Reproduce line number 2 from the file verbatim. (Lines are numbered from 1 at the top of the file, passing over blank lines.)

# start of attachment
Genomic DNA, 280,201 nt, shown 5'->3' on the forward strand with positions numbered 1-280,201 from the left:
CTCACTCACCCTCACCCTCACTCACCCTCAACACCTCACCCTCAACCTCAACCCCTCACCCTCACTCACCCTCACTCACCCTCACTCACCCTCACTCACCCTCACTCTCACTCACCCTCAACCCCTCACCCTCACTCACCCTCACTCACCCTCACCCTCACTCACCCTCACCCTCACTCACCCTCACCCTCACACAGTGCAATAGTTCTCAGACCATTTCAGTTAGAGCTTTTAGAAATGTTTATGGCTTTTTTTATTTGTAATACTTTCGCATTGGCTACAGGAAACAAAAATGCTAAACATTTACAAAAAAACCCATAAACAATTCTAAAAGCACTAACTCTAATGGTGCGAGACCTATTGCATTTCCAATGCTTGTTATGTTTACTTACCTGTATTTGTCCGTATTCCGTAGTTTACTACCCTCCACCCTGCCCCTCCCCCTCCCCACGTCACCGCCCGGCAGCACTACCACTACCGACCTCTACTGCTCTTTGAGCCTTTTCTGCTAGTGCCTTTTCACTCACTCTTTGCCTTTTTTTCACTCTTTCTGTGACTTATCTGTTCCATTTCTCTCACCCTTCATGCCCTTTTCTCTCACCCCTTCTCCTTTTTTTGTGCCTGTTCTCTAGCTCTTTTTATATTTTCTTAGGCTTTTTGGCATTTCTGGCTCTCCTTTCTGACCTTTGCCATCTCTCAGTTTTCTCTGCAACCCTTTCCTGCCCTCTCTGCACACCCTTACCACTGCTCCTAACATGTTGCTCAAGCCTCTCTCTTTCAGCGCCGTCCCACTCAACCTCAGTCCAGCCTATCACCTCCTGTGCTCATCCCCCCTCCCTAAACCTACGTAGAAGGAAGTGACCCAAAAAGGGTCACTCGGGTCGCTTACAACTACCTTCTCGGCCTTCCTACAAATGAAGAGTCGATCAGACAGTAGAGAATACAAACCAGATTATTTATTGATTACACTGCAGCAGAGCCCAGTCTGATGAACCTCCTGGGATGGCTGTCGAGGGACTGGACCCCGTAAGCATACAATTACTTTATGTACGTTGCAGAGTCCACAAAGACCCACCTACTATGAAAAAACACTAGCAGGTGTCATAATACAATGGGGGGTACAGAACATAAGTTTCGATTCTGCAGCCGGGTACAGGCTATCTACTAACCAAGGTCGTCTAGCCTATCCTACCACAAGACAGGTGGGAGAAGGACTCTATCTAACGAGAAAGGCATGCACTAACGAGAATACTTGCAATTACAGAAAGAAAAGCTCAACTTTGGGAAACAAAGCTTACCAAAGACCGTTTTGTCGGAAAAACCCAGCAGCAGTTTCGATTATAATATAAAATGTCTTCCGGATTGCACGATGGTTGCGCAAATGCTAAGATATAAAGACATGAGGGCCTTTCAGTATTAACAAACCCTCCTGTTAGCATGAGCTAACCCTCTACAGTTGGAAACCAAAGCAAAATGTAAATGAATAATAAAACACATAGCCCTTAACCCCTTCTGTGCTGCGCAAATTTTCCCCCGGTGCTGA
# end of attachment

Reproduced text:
CTCACTCACCCTCACCCTCACTCACCCTCAACACCTCACCCTCAACCTCAACCCCTCACCCTCACTCACCCTCACTCACCCTCACTCACCCTCACTCACCCTCACTCTCACTCACCCTCAACCCCTCACCCTCACTCACCCTCACTCACCCTCACCCTCACTCACCCTCACCCTCACTCACCCTCACCCTCACACAGTGCAATAGTTCTCAGACCATTTCAGTTAGAGCTTTTAGAAATGTTTATGGCTTTTTTTATTTGTAATACTTTCGCATTGGCTACAGGAAACAAAAATGCTAAACATTTACAAAAAAACCCATAAACAATTCTAAAAGCACTAACTCTAATGGTGCGAGACCTATTGCATTTCCAATGCTTGTTATGTTTACTTACCTGTATTTGTCCGTATTCCGTAGTTTACTACCCTCCACCCTGCCCCTCCCCCTCCCCACGTCACCGCCCGGCAGCACTACCACTACCGACCTCTACTGCTCTTTGAGCCTTTTCTGCTAGTGCCTTTTCACTCACTCTTTGCCTTTTTTTCACTCTTTCTGTGACTTATCTGTTCCATTTCTCTCACCCTTCATGCCCTTTTCTCTCACCCCTTCTCCTTTTTTTGTGCCTGTTCTCTAGCTCTTTTTATATTTTCTTAGGCTTTTTGGCATTTCTGGCTCTCCTTTCTGACCTTTGCCATCTCTCAGTTTTCTCTGCAACCCTTTCCTGCCCTCTCTGCACACCCTTACCACTGCTCCTAACATGTTGCTCAAGCCTCTCTCTTTCAGCGCCGTCCCACTCAACCTCAGTCCAGCCTATCACCTCCTGTGCTCATCCCCCCTCCCTAAACCTACGTAGAAGGAAGTGACCCAAAAAGGGTCACTCGGGTCGCTTACAACTACCTTCTCGGCCTTCCTACAAATGAAGAGTCGATCAGACAGTAGAGAATACAAACCAGATTATTTATTGATTACACTGCAGCAGAGCCCAGTCTGATGAACCTCCTGGGATGGCTGTCGAGGGACTGGACCCCGTAAGCATACAATTACTTTATGTACGTTGCAGAGTCCACAAAGACCCACCTACTATGAAAAAACACTAGCAGGTGTCATAATACAATGGGGGGTACAGAACATAAGTTTCGATTCTGCAGCCGGGTACAGGCTATCTACTAACCAAGGTCGTCTAGCCTATCCTACCACAAGACAGGTGGGAGAAGGACTCTATCTAACGAGAAAGGCATGCACTAACGAGAATACTTGCAATTACAGAAAGAAAAGCTCAACTTTGGGAAACAAAGCTTACCAAAGACCGTTTTGTCGGAAAAACCCAGCAGCAGTTTCGATTATAATATAAAATGTCTTCCGGATTGCACGATGGTTGCGCAAATGCTAAGATATAAAGACATGAGGGCCTTTCAGTATTAACAAACCCTCCTGTTAGCATGAGCTAACCCTCTACAGTTGGAAACCAAAGCAAAATGTAAATGAATAATAAAACACATAGCCCTTAACCCCTTCTGTGCTGCGCAAATTTTCCCCCGGTGCTGA